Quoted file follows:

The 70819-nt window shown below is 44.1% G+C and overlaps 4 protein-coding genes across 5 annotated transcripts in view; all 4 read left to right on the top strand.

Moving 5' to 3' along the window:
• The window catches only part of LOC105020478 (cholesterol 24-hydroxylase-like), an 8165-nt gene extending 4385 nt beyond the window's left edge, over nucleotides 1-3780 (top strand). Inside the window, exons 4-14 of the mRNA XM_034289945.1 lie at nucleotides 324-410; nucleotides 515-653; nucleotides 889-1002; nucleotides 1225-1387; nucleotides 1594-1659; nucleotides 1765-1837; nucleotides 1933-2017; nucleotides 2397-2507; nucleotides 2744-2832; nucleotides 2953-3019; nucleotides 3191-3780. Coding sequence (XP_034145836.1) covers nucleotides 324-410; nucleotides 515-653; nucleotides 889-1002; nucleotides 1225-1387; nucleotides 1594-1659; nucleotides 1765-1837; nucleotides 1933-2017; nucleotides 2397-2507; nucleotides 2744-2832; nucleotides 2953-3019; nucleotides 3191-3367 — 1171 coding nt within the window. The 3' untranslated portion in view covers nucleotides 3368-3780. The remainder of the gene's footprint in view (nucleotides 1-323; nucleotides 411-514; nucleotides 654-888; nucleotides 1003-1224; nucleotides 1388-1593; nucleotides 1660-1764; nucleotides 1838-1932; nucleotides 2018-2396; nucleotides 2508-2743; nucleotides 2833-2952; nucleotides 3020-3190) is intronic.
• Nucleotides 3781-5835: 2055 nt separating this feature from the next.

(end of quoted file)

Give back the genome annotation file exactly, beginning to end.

The 70819-nt window shown below is 44.1% G+C and overlaps 4 protein-coding genes across 5 annotated transcripts in view; all 4 read left to right on the top strand.

Moving 5' to 3' along the window:
• The window catches only part of LOC105020478 (cholesterol 24-hydroxylase-like), an 8165-nt gene extending 4385 nt beyond the window's left edge, over nucleotides 1-3780 (top strand). Inside the window, exons 4-14 of the mRNA XM_034289945.1 lie at nucleotides 324-410; nucleotides 515-653; nucleotides 889-1002; nucleotides 1225-1387; nucleotides 1594-1659; nucleotides 1765-1837; nucleotides 1933-2017; nucleotides 2397-2507; nucleotides 2744-2832; nucleotides 2953-3019; nucleotides 3191-3780. Coding sequence (XP_034145836.1) covers nucleotides 324-410; nucleotides 515-653; nucleotides 889-1002; nucleotides 1225-1387; nucleotides 1594-1659; nucleotides 1765-1837; nucleotides 1933-2017; nucleotides 2397-2507; nucleotides 2744-2832; nucleotides 2953-3019; nucleotides 3191-3367 — 1171 coding nt within the window. The 3' untranslated portion in view covers nucleotides 3368-3780. The remainder of the gene's footprint in view (nucleotides 1-323; nucleotides 411-514; nucleotides 654-888; nucleotides 1003-1224; nucleotides 1388-1593; nucleotides 1660-1764; nucleotides 1838-1932; nucleotides 2018-2396; nucleotides 2508-2743; nucleotides 2833-2952; nucleotides 3020-3190) is intronic.
• Nucleotides 3781-5835: 2055 nt separating this feature from the next.